Olympic reluctance in Boston

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Olympic reluctance in Boston

Adnan Syed / Online Editor

Adnan Syed / Online Editor

Adnan Syed / Online Editor

Adnan Syed / Online Editor

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On Jan 8, the United States Olympic Committee (USOC) chose Boston over San Francisco, Washington, D.C. and two-time Olympics host Los Angeles to be the bid city for the 2024 Summer Olympics.

One of the reasons Boston was chosen was because “the bid leadership and the political leadership were on the same page,” according to Scott Blackmun, the Chief Executive of the USOC.

Despite the camaraderie between the bid team and the political leadership in Boston, it seems that the two will have a more difficult time convincing the average Bostonian to feel as enthusiastic about the bid. In a poll this past month, people in Suffolk County, where Boston is the county seat, were asked, “Do you want Boston to be the host city for the 2024 Summer Olympics?” 59 percent of respondents said no, while only 36 percent said yes. Bostonian dissent is being channeled into two non-binding referenda that would oppose Boston’s bid to host the Olympics in 2024.

Many Bostonians said they felt like an Olympic bid was being forced upon them without any input. At the very least, people of the city should be made aware of what changes to the city that the bid entails and the implications of a bid.

One necessary change is a revamping of the city’s subway system, often called “The T.” While such a plan had been announced before the Olympic bid, it is important that people in the area of massive redevelopment are made aware of the changes.

While discussing the importance of public awareness of the developments that come with an Olympic bid, we thought about all of the stories of past Olympics that have gone wrong. In Athens, part of the bid was constructing a new airport to handle the influx of travellers. What of the old one? It’s still there, over a decade later, unused and something of a blight to the city. In Beijing, hutongs – narrow streets lined by homes and businesses that were popular in older parts of the city – were destroyed without the homeowners’ prior knowledge. In Atlanta, public housing was destroyed to make room for the games. In a stroke of irony, Atlanta’s Centennial Olympic Park in the center of the city is now a spot where some of the city’s homeless now reside.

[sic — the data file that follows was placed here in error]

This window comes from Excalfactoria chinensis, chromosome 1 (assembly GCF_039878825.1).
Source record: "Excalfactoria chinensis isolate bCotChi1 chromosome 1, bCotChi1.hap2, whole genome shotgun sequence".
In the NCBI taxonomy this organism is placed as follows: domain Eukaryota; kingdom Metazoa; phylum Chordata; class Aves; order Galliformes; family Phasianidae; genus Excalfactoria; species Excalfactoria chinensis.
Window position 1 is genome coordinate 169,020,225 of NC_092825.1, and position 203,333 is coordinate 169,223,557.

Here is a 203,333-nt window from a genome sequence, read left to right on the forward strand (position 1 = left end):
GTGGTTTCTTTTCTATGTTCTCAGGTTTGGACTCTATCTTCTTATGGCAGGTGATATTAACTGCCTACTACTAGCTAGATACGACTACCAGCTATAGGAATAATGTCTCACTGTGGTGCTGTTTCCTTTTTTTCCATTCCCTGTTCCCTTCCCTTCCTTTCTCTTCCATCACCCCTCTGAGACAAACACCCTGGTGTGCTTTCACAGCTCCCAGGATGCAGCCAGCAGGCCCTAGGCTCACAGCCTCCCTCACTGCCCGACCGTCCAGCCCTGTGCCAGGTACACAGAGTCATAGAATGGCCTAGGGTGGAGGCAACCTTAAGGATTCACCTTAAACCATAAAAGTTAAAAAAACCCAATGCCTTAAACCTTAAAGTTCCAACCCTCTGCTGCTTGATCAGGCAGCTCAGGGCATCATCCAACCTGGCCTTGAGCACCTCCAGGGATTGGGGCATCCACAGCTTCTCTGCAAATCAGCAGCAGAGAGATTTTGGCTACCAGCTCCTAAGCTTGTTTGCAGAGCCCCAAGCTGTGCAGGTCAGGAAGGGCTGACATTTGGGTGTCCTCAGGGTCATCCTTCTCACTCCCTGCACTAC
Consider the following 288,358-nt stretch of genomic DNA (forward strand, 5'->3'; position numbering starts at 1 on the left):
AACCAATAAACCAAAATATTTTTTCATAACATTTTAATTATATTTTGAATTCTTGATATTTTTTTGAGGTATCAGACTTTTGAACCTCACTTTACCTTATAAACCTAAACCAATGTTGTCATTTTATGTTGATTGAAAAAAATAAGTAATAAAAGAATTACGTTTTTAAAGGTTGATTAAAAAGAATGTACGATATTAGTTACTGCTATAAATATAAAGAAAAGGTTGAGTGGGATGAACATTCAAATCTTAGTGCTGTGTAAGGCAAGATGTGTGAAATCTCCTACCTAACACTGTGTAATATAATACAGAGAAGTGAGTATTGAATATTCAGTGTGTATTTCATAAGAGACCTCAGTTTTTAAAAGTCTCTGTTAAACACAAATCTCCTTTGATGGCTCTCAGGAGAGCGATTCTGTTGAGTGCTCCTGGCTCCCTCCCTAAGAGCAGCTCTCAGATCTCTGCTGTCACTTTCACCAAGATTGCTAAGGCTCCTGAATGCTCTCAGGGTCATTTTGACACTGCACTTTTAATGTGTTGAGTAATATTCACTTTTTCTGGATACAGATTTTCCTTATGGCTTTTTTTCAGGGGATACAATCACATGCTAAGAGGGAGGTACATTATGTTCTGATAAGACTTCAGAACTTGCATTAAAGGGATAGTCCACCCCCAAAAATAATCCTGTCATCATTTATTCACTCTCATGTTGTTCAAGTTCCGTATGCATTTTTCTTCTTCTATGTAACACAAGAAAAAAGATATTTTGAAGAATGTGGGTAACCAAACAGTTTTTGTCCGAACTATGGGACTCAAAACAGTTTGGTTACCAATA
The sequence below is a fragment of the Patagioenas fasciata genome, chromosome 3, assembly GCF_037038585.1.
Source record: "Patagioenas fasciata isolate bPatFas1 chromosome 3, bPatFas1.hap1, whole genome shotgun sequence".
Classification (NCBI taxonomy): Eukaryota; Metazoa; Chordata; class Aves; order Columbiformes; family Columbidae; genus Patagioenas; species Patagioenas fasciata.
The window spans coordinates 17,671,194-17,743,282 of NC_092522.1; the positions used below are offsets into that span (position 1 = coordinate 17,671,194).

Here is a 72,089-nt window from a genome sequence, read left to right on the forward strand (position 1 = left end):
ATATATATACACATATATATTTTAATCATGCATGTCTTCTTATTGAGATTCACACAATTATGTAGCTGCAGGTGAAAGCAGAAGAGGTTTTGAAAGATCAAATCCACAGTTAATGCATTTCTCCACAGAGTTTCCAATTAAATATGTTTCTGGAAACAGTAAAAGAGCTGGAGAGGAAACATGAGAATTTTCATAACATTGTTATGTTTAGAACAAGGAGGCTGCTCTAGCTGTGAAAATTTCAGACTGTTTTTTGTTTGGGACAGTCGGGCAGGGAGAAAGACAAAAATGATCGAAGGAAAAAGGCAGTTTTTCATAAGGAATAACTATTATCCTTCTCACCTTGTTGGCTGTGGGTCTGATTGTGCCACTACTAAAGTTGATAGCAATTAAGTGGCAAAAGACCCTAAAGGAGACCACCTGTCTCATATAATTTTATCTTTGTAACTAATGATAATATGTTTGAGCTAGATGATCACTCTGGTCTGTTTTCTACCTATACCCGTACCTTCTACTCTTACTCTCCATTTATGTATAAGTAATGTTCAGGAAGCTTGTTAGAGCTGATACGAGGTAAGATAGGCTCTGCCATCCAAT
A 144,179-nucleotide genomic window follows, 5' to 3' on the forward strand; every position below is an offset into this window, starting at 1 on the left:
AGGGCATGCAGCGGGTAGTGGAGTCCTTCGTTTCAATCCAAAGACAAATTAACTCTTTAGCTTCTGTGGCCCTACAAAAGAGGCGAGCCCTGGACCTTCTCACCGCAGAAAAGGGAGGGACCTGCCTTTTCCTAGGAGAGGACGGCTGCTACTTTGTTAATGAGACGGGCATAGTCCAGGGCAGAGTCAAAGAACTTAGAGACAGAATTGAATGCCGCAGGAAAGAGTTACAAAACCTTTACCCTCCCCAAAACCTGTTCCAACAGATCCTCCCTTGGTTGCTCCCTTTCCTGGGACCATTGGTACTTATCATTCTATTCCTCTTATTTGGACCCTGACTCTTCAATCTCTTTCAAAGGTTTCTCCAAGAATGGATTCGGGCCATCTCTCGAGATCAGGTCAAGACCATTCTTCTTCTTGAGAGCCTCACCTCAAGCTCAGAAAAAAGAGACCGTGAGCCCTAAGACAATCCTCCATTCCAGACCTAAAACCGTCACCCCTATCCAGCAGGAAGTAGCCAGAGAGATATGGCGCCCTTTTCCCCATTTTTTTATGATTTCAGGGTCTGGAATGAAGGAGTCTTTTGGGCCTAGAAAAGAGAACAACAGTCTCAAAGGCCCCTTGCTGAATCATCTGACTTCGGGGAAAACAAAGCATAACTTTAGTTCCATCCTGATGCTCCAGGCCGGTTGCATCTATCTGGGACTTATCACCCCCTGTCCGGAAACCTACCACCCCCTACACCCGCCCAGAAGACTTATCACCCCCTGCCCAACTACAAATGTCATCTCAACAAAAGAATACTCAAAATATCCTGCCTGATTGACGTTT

We also discussed the sustainability of the venues. Many of the cities that have hosted the Olympics now have stadiums being relatively unused.

Atlanta’s Olympic Park is another example of this; one of our editors commented on how ridiculous it was to have a relatively unused park in the center of the city.

We agreed that cities with greater existing infrastructure are far more capable of hosting the Olympics than cities that do not. However, one editor from Boston is worried that Boston will not be able to handle the influx of traffic or use the infrastructure sustainably afterwards.

Due to these concerns we thought of a few alternatives to the current bid process: hosting the games at the same city in a country that isn’t traditionally dominant in the Olympics and rotating between cities with existing infrastructure to handle the games. Nonetheless, we are still enthralled when a new city can win a bid, and if Boston were to win its 2024 bid – the winning site will be announced in 2017 – we would be similarly excited for the city. We only hope that future bidding process will continue to become more transparent and allow for more input from the members of the city community.

 

Adnan Syed / Online Editor

Adnan Syed / Online Editor